In order to control the change of data for a customer in a DSD NCP database, a customer administration terminal 164 is connected through PSN 160 to OSO/ACP 110 (or another OSO/ACP for serving that customer). The process is described further with respect to FIG. 3.
FIG. 2 is a flow chart illustrating the processing of a call in accordance with the principles of this invention. The customer administration terminal 164 dials a special 800 number for accessing data for that customer. Block 202 shows that the call is routed to an OSO/ACP for processing this type of call. Such a switching system is equipped to query a database in order to obtain information for routing the call. The OSO/ACP queries the INWATS database using the dialed number and the caller's NPA code (action block 204). The INWATS database performs a translation and returns a routing number. In this case, the routing number identifies the particular direct services dialing database that contains the data that will be needed for routing the call and a data access key for accessing the data in that database. The OSO/ACP queries the identified direct services dialing database using the routing number to select the identified direct services dialing database (action block 208). The identified direct services dialing database makes the translation from the customer's number and the first six digits of the caller's number in order to find the POTS number of the nearby dealer destination and returns this POTS number to the OSO/ACP (action block 210). The OSO/ACP then routes the call to the nearby destination as identified by the POTS number (action block 212).
If nationwide 7-digit numbers (for example, numbers beginning with 950) can be allocated for a limited number of dealers, then this service can also be provided as an Intra Local Access and Telephone Transport Area (Intra-LATA) call through a local carrier equipped to access databases such as an INWATS type database and a plurality of DSD databases. The databases may serve more than one local entity; the NPA code of the caller and the 950 code of the called party would be provided to the INWATS-type database, and the 950 code of the called party and six digits or the full 10-digit number of the caller would be supplied to the identified DSD database.
FIG. 3 is a flow diagram of the actions performed by a customer to update records for that customer in the database. The customer makes a call by dialing an 800 number assigned to that customer from customer administration terminal 164 and logs into the OSO/ACP associated with that customer (action block 302). The customer specifies an NPA for updating (action block 304). The OSO/ACP then connects the customer to the DSD database which contains translations for that NPA for that customer (action block 306). The rest of the procedure is carried out under the control of a user support system, such as 155 connected to DSD 150. Action block 306 can be carried out in a number of ways. The OSO/ACP may contain a small translation which specifies the DSD database for that customer and for all the NPAs of each customer associated with that OSO/ACP. The customer dials an 800 number specially designated for making changes to the DSD databases for that customer. The call can then be routed to that database. Alternately, the OSO/ACP can make a query of the INWATS database to retrieve the routing number for that customer and NPA and can use this routing number to route the customer to the DSD database that contains the translation information for that customer. A third alternative is to provide the customer with different 800 numbers for accessing each of the databases which contain data for that customer or to query the customer through prompts to provide the identification of the proper database. After the customer is connected to the correct DSD database, the customer provides information to that database for updating the data for the specified NPA (action block 308). After this information has been updated, the customer is returned to the OSO/ACP (action block 310) where he is prompted to reply whether or not another NPA is to be updated (test 312). If not, the customer is disconnected (action block 314). If so, the loop beginning with action block 304 is repeated. A fourth alternative is to use a single 800 number for several or all customer administrators, and to identify the customer as part of the log-on and following procedure.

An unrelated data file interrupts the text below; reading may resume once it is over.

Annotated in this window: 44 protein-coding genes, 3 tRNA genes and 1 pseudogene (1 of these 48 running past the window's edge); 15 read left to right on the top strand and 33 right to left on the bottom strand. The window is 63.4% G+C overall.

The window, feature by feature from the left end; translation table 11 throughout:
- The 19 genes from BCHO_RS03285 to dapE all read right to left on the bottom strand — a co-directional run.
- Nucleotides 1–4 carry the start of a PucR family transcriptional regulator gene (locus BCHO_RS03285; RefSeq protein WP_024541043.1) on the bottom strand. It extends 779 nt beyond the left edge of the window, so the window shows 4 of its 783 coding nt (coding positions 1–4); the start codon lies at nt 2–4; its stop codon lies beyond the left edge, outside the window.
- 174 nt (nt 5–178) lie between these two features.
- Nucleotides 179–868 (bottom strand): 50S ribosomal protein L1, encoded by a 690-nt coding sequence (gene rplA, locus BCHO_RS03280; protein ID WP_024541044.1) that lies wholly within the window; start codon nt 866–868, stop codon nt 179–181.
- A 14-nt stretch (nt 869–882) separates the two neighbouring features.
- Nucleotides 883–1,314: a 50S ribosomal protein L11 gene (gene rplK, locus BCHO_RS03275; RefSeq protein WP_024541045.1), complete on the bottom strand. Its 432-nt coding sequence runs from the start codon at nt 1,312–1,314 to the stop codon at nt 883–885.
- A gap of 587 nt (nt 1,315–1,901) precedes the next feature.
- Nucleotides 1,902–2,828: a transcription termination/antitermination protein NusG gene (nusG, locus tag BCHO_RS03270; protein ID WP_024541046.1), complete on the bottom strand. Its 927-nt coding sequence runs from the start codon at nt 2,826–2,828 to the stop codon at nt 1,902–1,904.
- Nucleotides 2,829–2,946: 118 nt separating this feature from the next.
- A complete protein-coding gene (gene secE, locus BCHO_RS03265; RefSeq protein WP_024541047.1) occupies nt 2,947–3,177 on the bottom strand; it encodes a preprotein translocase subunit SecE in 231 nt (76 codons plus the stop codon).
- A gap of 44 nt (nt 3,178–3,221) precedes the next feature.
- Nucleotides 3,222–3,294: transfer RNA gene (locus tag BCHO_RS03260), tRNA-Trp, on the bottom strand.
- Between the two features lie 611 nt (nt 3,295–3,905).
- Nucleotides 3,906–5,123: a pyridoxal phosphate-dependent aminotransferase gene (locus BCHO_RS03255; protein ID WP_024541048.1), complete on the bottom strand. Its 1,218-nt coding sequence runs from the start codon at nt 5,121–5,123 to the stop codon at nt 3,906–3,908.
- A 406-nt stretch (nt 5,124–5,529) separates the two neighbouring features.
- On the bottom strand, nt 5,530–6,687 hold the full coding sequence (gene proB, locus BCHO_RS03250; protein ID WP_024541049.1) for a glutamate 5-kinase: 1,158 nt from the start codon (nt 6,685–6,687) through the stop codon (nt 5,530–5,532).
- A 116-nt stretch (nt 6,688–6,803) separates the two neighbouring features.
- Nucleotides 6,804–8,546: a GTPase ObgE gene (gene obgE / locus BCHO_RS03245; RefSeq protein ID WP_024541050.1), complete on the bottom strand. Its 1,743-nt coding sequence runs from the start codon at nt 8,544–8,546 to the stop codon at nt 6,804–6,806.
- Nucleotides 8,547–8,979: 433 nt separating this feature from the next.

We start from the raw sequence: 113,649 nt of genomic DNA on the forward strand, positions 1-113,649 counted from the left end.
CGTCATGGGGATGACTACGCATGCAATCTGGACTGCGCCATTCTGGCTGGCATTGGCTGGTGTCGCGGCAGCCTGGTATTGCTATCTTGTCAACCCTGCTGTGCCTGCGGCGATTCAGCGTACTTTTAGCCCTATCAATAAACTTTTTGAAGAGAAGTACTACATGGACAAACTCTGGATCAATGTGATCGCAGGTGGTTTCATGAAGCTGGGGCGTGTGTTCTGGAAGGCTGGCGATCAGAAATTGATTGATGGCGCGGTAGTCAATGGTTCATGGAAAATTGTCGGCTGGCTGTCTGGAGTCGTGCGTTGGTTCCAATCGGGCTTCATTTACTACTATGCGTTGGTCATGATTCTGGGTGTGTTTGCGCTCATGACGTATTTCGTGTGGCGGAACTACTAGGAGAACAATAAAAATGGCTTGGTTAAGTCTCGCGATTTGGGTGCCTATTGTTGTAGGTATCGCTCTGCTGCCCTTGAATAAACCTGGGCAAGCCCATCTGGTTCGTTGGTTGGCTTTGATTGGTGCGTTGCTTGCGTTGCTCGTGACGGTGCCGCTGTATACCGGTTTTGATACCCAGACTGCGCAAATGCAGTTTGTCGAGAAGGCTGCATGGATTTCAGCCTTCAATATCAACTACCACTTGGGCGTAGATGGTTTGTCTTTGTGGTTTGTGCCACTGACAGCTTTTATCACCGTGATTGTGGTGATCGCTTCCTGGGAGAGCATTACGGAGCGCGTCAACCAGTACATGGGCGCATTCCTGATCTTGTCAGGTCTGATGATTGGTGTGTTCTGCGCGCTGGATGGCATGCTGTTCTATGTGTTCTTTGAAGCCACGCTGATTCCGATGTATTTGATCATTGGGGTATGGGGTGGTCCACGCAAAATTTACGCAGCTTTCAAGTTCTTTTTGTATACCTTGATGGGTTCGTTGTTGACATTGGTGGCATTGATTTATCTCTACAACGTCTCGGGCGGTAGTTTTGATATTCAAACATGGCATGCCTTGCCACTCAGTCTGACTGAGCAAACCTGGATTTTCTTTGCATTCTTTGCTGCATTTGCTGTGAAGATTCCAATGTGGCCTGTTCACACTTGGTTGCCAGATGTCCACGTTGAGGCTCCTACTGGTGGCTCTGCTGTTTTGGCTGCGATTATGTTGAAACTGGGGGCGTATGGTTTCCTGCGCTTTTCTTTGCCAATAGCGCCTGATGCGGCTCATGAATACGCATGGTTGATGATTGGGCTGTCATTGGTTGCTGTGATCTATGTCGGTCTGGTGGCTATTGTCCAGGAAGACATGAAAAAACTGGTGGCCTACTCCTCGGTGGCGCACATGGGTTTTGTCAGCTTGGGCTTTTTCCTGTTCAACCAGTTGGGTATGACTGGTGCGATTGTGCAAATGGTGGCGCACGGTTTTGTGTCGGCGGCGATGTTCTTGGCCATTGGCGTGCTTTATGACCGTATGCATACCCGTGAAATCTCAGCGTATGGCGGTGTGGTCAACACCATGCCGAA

It is to be understood that the above description is only of one preferred embodiment of the invention. Numerous other arrangements may be devised by one skilled in the art without departing from the scope of the invention. The invention is thus limited only as defined in the accompanying claims.